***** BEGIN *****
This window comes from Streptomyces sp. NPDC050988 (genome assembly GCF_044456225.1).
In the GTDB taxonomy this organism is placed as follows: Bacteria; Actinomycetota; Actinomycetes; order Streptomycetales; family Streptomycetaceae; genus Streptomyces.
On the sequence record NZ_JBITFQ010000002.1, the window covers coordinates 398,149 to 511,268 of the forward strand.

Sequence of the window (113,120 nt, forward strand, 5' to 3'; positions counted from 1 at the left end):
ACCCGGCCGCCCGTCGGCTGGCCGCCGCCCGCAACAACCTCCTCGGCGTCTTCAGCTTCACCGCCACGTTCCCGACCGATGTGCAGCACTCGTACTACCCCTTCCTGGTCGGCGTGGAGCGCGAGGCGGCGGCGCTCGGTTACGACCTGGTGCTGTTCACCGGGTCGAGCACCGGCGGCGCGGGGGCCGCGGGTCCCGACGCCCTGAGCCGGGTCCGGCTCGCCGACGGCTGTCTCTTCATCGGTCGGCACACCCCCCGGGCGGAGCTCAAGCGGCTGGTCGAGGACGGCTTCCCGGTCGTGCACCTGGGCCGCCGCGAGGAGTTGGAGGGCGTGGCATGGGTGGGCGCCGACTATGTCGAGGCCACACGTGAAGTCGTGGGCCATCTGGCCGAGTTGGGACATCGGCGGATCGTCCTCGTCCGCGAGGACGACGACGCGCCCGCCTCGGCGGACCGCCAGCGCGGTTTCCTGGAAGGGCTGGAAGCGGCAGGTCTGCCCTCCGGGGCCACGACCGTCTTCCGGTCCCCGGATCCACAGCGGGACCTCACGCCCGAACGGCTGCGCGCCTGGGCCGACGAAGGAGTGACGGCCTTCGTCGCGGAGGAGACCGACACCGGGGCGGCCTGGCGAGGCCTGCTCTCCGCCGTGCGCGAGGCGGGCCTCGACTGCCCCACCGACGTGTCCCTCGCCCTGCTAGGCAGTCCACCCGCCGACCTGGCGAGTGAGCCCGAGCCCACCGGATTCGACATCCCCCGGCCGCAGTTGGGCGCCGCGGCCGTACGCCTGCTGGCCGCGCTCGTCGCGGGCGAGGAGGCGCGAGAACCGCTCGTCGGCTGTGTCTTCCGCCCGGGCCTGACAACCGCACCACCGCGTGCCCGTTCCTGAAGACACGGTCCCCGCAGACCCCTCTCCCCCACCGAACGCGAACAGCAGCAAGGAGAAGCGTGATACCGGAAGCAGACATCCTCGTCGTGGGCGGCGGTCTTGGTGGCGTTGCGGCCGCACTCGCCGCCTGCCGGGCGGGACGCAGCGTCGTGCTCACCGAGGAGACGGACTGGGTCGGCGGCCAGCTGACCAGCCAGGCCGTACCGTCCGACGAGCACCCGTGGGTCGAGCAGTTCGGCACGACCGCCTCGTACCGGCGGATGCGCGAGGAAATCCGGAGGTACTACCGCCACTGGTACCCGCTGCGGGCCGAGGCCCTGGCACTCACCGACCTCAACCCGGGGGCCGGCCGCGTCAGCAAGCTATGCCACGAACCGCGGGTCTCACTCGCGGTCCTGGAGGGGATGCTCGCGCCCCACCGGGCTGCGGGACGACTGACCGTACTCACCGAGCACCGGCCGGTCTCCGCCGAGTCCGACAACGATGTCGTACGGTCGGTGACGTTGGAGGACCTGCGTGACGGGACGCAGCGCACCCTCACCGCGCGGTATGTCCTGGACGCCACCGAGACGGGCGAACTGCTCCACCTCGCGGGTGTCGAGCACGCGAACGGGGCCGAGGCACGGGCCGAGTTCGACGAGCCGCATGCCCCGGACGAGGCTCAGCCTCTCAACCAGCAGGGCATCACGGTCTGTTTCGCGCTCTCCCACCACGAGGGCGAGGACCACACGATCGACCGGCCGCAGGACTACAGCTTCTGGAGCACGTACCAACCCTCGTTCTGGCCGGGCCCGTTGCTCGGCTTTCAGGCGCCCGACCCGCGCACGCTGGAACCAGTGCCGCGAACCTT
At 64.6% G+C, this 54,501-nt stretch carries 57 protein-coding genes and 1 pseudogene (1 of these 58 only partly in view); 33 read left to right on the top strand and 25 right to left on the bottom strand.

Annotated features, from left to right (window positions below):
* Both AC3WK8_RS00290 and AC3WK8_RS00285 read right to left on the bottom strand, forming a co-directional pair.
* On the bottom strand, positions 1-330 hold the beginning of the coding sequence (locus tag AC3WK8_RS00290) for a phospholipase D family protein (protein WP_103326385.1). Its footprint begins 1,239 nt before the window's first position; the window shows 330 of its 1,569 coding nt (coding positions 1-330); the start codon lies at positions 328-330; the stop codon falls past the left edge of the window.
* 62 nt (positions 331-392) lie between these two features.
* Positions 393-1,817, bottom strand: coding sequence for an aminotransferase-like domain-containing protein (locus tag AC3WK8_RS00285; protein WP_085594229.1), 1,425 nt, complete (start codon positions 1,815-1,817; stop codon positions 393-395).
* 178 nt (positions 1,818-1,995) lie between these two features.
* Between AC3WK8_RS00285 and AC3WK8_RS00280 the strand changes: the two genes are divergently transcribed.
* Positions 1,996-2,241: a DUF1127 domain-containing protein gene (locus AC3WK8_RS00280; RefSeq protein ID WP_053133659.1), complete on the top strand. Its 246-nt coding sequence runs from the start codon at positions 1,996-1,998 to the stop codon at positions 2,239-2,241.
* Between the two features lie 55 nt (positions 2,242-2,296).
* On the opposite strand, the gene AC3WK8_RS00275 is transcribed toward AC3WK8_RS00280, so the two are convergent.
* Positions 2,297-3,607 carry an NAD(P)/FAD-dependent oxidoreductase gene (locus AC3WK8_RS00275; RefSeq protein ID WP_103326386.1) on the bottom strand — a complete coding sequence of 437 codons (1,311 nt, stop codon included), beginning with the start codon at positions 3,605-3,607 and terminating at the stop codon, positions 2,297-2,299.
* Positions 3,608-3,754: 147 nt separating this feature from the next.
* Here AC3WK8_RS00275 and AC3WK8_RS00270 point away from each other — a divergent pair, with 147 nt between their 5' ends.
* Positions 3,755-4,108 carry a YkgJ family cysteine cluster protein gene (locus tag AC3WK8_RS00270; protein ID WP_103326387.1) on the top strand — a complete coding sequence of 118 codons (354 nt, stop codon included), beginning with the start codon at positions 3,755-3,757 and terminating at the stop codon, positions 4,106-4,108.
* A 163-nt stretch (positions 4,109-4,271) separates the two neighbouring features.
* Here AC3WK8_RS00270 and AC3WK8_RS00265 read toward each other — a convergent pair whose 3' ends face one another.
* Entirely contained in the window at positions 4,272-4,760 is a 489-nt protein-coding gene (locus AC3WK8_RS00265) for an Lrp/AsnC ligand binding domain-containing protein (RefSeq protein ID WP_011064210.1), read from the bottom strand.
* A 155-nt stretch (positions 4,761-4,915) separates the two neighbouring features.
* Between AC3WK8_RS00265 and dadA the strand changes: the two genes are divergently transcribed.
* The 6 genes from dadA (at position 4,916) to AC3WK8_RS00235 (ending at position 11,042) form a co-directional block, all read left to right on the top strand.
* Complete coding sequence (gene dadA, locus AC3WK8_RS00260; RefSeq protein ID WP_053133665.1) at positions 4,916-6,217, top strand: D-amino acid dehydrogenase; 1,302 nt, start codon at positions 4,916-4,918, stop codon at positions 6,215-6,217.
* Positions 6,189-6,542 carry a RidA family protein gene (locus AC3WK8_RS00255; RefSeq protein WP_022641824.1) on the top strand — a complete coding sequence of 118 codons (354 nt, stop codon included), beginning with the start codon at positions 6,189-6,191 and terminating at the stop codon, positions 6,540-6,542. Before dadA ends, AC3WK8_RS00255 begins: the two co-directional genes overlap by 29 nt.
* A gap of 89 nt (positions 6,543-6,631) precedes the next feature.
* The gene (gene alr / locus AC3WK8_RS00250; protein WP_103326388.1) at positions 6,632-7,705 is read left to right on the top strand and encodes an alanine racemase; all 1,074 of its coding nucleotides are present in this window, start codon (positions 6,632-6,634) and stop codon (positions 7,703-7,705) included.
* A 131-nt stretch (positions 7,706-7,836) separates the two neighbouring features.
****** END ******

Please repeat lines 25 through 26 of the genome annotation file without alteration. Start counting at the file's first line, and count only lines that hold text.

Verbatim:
* Between AC3WK8_RS00265 and dadA the strand changes: the two genes are divergently transcribed.
* The 6 genes from dadA (at position 4,916) to AC3WK8_RS00235 (ending at position 11,042) form a co-directional block, all read left to right on the top strand.